27-year-old Jose Briones replaced the smartphone with a conventional cell phone, without Internet and smart applications, and assures that his life has changed
Back to life before smartphones more and more people in the world are choosing a conventional mobile just to communicate, apart from all other smart applications and uses.
For example, a forum on Reddit gathers 17,000 members who have returned to the old phones, with their small screens and very few apps, if not any
One of them is the 27-year-old American Jose Briones, who replaced the smartphone with a conventional cell phone, without Internet, without applications, and assures that his life has changed.
When he wants to play music, he puts in a CD! When he wants to go somewhere, he prints a map before starting the route or asks passers-by!
Also, according to Jose Briones, conventional mobile phones also appeal to younger people who find them “cool” or “retro”.
Jose is not the only one: this return to the old days attracts “those who want to find their lost time again or give their lives a taste again”, he says.
Forum member Melanin_King0 feels better three weeks after switching back to conventional mobile.
“When I was on my smartphone all the time, I felt like my mind was in a cloud,” he describes on Reddit. “I couldn’t do anything else. I was scrolling through videos on Instagram and TikTok and it was killing my energy.”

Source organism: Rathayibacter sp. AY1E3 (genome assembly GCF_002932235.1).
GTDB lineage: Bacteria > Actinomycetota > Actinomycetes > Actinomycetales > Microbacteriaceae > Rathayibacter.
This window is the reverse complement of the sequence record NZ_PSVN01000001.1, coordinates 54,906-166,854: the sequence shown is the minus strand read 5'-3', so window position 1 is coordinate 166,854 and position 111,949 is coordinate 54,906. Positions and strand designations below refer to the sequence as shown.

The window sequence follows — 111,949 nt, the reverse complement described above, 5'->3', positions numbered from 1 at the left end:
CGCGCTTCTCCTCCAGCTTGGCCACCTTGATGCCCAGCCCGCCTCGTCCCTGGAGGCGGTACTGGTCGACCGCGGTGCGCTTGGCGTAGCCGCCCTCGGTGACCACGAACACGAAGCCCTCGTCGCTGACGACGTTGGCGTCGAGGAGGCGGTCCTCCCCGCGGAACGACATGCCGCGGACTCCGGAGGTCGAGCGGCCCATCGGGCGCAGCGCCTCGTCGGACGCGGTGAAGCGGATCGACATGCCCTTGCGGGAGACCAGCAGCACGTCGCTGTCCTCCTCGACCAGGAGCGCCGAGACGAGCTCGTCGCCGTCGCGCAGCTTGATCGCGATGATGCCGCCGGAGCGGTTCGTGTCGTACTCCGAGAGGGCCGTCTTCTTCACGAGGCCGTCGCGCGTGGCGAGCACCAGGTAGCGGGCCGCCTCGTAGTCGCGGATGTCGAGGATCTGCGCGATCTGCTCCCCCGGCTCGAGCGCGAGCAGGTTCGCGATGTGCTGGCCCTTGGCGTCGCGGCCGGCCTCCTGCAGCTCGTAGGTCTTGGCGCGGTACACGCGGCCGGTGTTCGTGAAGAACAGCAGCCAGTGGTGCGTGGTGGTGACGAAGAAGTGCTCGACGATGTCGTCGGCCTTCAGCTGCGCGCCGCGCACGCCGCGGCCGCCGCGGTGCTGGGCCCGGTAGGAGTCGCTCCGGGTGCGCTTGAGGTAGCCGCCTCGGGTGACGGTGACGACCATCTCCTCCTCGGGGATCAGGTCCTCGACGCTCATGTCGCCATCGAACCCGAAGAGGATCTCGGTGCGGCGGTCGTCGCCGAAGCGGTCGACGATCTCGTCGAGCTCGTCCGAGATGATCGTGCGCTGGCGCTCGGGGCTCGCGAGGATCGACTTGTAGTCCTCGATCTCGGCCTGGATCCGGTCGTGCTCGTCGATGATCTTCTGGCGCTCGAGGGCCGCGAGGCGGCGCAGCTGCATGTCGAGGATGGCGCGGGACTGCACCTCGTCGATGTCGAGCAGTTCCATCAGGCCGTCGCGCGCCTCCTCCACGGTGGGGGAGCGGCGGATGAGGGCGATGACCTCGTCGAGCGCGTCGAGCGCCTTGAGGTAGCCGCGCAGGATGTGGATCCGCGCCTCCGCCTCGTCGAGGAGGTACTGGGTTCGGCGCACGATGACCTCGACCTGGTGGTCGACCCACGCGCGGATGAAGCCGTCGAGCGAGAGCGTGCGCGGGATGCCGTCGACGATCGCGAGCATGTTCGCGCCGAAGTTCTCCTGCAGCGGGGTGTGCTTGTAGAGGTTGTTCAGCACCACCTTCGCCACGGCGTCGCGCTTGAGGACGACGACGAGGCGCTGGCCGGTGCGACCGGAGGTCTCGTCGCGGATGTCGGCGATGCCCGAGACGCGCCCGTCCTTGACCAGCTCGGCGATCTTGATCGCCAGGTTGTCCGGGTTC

They keep them… basically only at work
Forum members say they keep some practical apps like their email, Spotify, Google Maps or Microsoft Teams, but very few say they want TikTok, Instagram and Facebook.
Most keep their smartphone for work.
Jose Briones transfers the SIM card to an iPhone or tablet when he has a lot of conference calls or when he travels, but otherwise he says he uses his conventional cell phone 80% of the time.
“In my work with NGOs, I have a lot of emails, reminders, notes… It’s exhausting. He should not invade my private life,” she says.
Although the market is limited, for now, many companies have launched “minimal” phones that allow you to make phone calls, send sms and possibly install an app or two.
“It’s time to set limits and create a healthier relationship with technology,” says Petter Neby, founder and director of Punkt – a conventional mobile phone manufacturer – in an article on the American network.
Sales of conventional mobile phones rose slightly last year in the United States, but remain flat and falling in the rest of the world, according to research firm IDC, as smartphone prices fall in developing countries.
Some say “being wired all the time is affecting their mental health,” notes Nabila Popal, director of research at IDC.
“But this recent surge in interest in old-school mobile devices doesn’t reverse the underlying trend of their decline.”
Conventional mobile remains an endangered species, finds Creative Strategies’ Carolina Milanesi.
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